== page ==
Less than a mile from each other, the two priciest apartment sales of 2010 are neatly nestled not on the Upper East Side’s Gold Coast nor along Central Park West but in two nearby Village blocks known for their signature architecture and superlative charm. Ninety-Two Charles Street recently closed for $13.58 million, according to Corcoran broker Maria Pashby, who had the listing. A few blocks east, city records show that 16 West 12th Street sold for $15.35 million.
The 23-foot-wide, single-family townhouse at 92 Charles, built in 1836, was purchased by über-investor Michael Hirtenstein, who went to contract on it in early November and closed this month (he could not be reached for comment). “It’s an amazing property-in the first 10 days of showing I had six offers and a signed contract,” said Ms. Pashby. Amazing indeed. The home has a 22-foot, south-facing garden; an elevator; a wine cellar; and three fireplaces.
The seller, Armon Bar-Tur, is a managing director of SafeHarbor Holding, which attempted-unsuccessfully, due reportedly to local politics-to build a $200 million religious amusement park in Tennessee called Bible Park U.S.A. Now Mr. Hirtenstein can make his own amusement park, the kind with multiple fireplaces and private elevators.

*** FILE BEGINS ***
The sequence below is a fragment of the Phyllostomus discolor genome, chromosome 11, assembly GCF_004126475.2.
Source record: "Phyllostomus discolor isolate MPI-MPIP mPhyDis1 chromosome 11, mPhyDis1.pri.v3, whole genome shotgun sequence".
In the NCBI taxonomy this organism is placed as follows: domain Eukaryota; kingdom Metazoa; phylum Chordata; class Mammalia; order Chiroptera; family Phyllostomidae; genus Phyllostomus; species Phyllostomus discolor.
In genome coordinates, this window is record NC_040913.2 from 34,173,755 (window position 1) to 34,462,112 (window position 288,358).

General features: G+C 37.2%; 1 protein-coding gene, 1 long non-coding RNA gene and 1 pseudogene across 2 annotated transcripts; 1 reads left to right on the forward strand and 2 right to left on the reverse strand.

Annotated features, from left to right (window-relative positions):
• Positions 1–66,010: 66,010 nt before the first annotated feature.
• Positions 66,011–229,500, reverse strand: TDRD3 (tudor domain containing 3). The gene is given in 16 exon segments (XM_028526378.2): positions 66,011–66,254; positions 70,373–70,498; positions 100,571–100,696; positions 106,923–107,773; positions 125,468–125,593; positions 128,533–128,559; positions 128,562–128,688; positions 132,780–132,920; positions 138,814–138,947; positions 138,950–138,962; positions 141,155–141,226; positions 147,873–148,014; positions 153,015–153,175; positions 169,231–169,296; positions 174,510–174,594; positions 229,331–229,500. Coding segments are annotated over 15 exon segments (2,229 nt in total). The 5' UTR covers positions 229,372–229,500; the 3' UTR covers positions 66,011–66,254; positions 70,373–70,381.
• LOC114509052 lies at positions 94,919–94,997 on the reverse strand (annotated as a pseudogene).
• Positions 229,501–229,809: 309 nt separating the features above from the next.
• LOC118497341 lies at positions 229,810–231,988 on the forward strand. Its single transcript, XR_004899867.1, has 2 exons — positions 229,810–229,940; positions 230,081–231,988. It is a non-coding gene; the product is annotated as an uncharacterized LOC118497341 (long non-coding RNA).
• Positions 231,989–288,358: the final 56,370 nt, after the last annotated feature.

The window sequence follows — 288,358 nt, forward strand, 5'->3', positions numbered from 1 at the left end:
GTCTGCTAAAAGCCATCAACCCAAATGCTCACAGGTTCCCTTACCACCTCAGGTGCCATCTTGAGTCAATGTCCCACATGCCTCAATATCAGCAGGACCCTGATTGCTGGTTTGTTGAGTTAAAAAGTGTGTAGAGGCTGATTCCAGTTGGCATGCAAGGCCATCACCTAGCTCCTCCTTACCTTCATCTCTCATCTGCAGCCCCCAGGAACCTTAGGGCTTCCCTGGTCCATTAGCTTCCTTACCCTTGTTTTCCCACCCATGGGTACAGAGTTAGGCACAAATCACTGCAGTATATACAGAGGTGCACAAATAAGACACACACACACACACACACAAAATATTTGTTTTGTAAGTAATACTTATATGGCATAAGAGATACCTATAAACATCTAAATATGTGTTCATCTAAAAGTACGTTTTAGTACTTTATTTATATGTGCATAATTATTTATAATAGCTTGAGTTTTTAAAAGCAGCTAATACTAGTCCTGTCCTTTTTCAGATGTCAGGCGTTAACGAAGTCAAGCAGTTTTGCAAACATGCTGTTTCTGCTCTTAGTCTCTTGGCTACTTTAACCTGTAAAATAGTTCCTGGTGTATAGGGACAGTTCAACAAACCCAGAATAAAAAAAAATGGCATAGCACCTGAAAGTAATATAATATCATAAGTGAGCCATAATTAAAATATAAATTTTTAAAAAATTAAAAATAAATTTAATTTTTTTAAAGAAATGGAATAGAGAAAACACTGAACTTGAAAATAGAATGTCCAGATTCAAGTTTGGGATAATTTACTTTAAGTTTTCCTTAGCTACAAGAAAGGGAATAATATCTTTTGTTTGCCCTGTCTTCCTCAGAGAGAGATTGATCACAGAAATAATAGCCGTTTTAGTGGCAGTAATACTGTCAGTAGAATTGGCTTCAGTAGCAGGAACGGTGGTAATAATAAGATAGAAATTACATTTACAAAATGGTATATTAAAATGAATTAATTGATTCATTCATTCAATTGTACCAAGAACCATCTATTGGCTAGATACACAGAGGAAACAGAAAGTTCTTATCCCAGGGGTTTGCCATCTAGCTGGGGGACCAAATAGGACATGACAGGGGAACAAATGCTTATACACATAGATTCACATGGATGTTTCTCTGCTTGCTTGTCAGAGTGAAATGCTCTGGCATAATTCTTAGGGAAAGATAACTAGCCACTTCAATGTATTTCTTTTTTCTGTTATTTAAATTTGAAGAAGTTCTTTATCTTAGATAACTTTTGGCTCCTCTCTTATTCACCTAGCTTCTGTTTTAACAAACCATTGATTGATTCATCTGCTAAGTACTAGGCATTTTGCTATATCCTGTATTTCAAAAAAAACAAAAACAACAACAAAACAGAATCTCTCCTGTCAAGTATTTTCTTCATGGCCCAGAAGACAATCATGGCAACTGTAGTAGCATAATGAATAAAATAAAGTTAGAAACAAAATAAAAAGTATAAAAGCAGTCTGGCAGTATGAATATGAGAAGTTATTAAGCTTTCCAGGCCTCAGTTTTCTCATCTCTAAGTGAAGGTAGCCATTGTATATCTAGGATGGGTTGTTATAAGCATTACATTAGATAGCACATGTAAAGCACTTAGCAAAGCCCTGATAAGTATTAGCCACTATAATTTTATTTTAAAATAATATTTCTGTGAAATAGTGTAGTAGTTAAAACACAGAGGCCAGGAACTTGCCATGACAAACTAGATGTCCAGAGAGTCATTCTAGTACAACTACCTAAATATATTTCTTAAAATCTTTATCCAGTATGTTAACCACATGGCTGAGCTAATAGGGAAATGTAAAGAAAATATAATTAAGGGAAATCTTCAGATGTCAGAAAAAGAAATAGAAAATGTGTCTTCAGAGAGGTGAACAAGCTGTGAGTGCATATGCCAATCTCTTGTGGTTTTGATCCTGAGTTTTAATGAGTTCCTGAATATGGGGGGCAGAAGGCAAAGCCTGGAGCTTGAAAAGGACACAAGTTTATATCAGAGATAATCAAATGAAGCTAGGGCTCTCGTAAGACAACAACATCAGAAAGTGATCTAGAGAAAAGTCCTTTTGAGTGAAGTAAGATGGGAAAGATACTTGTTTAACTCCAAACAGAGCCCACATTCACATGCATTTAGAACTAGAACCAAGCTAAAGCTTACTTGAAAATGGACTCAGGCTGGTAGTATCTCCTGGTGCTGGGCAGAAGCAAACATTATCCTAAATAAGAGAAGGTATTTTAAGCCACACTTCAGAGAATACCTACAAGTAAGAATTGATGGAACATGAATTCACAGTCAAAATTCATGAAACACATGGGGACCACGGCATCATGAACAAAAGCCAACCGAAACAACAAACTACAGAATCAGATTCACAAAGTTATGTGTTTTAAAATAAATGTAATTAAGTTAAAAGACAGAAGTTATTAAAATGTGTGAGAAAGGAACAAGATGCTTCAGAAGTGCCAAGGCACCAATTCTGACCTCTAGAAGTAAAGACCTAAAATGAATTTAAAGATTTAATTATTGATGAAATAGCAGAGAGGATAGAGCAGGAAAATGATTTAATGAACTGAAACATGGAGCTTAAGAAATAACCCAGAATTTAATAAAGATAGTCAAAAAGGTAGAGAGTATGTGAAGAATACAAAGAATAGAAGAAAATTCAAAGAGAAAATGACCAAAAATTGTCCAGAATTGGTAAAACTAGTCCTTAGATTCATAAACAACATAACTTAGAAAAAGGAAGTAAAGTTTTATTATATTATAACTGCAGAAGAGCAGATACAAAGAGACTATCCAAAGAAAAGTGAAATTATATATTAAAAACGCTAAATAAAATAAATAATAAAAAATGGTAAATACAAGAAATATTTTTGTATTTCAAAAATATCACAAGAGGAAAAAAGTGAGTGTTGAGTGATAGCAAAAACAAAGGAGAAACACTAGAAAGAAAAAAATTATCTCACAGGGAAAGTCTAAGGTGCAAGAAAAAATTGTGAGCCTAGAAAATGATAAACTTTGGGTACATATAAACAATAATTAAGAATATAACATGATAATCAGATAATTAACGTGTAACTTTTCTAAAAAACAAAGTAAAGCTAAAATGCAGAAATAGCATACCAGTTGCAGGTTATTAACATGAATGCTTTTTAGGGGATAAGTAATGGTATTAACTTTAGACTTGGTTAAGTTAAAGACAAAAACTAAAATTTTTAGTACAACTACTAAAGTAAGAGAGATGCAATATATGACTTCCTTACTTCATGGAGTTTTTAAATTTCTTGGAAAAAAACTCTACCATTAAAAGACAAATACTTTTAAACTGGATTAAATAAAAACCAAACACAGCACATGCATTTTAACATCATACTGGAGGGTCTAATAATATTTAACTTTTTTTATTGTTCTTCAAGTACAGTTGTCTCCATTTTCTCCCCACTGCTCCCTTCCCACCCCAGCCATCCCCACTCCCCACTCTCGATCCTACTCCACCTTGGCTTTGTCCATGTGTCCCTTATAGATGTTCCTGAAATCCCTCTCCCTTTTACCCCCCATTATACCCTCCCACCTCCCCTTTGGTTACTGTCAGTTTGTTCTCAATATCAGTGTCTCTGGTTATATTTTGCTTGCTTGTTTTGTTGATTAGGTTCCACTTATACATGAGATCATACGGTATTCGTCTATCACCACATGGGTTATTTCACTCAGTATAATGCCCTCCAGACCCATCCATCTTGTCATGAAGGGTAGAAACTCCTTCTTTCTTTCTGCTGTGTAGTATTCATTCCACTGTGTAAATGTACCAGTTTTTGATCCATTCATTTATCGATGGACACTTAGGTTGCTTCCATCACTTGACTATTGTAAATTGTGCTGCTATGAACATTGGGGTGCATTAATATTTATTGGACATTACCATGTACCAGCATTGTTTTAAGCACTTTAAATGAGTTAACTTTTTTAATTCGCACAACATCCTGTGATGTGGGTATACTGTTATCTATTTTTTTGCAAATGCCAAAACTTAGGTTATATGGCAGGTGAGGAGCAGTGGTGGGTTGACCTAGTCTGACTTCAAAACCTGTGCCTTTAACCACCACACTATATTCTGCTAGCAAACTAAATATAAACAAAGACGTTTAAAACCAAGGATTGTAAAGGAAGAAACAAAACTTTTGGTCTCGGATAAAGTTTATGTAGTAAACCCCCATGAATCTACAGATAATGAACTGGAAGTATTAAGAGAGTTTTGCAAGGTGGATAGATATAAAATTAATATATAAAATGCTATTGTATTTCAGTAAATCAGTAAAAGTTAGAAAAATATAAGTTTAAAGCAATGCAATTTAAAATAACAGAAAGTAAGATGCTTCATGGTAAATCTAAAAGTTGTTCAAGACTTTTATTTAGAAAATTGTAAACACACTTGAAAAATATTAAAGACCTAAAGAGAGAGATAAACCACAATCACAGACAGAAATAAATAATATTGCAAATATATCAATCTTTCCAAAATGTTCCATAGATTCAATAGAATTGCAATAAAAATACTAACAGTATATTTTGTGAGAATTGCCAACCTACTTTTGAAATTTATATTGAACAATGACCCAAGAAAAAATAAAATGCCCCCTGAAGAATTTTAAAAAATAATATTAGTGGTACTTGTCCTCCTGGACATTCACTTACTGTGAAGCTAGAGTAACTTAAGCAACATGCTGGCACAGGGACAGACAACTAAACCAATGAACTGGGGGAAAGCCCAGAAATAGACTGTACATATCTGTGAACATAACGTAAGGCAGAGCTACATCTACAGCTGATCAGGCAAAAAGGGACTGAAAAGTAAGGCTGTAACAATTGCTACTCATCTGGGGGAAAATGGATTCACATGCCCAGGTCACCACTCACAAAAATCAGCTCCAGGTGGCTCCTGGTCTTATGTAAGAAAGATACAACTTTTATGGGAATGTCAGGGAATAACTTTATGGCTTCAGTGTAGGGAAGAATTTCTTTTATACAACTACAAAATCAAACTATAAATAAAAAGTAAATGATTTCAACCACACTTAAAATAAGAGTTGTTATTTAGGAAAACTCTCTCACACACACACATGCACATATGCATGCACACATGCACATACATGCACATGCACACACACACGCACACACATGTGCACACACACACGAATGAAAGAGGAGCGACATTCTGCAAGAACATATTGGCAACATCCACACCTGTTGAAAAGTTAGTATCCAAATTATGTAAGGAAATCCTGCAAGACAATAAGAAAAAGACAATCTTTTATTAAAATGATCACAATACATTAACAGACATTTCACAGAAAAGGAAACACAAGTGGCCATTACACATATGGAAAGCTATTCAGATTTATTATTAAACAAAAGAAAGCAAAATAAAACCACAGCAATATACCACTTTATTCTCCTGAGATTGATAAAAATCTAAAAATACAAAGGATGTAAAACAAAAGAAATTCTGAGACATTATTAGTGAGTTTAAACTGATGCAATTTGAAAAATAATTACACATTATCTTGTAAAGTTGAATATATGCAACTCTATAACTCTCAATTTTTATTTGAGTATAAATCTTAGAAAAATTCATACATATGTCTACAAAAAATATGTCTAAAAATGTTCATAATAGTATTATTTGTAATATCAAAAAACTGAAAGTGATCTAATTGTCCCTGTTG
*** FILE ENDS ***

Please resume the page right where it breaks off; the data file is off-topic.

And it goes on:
The young year’s priciest sale, at 16 West 12th Street, was sold by Lucas Janklow, the curly-haired Adonis who put the cool back in literary agent, and his soon-to-be ex-wife, Sweetiepie restaurant owner Julie Janklow (the deed listed her maiden name, Julie Daniels), to developer Ara Hovnanian and artist wife Rachel. The Janklows (Mr. Janklow politely declined to comment) bought the five-floor townhouse from hotelier André Balazs and Katie Ford for $4.5 million in 2004.
“The house was a white box open from ground to ceiling,” super-broker Paula Del Nunzio of Brown Harris Stevens, who had the listing, said. “They gutted it and really maximized the space. It is a very creative and interesting use of the space.” Maybe it was that creative use of space that inspired the Janklows to originally list the townhouse at $24.975 million in 2009. While the former couple cut the price by close to $10 million, they still seemed to make that amount in profit from the sale.
Jonathan Miller, CEO of appraisal firm Miller Samuel and author of Douglas Elliman’s popular quarterly housing reports, confirmed that the two townhouse’s were 2010’s priciest sales so far. But he offered a caveat: “You know, a few years ago I got an email and someone was trying to sell Knicks tickets, and it was after the first two games and they had won both games, and the email said, ‘Buy tickets to see the Knicks in their undefeated season!'”